- Banned in China: The movie was banned in many countries, such as Sweden, due to what was called "exaggerated sexual content".
- Method Acting: Eli Wallach enacted this on himself in the scene where Silva find his gin burned down. Wallach didn't care about cotton gins, and needed time to give Silva a legitimate reaction, so he made himself imagine that a friend had burned down his house with his family inside, and gave Silva the appropriate look of rage that was needed.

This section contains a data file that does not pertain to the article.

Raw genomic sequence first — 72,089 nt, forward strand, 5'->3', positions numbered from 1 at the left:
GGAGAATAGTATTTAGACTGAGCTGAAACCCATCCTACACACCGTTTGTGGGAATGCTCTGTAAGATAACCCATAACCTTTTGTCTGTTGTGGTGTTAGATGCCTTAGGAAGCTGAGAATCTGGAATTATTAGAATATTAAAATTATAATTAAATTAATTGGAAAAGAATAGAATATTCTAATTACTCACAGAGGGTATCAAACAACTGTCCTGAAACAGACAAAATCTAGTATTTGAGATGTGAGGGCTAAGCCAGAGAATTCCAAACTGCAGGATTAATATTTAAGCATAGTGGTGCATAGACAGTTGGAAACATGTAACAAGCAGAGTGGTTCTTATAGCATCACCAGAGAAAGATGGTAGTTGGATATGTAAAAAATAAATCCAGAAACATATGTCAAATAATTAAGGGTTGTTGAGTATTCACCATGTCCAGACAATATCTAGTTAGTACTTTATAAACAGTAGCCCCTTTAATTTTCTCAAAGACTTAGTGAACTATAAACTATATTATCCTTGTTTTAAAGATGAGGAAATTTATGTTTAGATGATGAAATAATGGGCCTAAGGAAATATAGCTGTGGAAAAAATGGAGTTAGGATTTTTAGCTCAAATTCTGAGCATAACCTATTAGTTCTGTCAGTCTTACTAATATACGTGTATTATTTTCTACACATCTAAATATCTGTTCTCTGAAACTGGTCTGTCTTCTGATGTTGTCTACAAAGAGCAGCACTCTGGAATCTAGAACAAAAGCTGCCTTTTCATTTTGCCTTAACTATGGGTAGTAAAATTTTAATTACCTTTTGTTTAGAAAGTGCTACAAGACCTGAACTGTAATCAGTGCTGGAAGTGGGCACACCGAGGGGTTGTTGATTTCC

- The Red Stapler: After the movie came out, "Baby Doll dresses" were sold.
- Truth in Television: A considerable number of Italian immigrants migrated to the Mississippi Delta in the early 20th Century to work on cotton plantations, where they endured poverty and bigotry. By the mid-1950s, many of them had become successful farmers, but traces of prejudice against them still existed.
- What Could Have Been:
- Working Title: Twenty-Seven Wagon Loads of Cotton and Mississippi Woman. In her autobiography, Carroll Baker reports that on her last day of shooting, Elia Kazan offered to change the film's title from Mississippi Woman to Baby Doll, her character's name, as a "present" to her.
Trivia / Baby Doll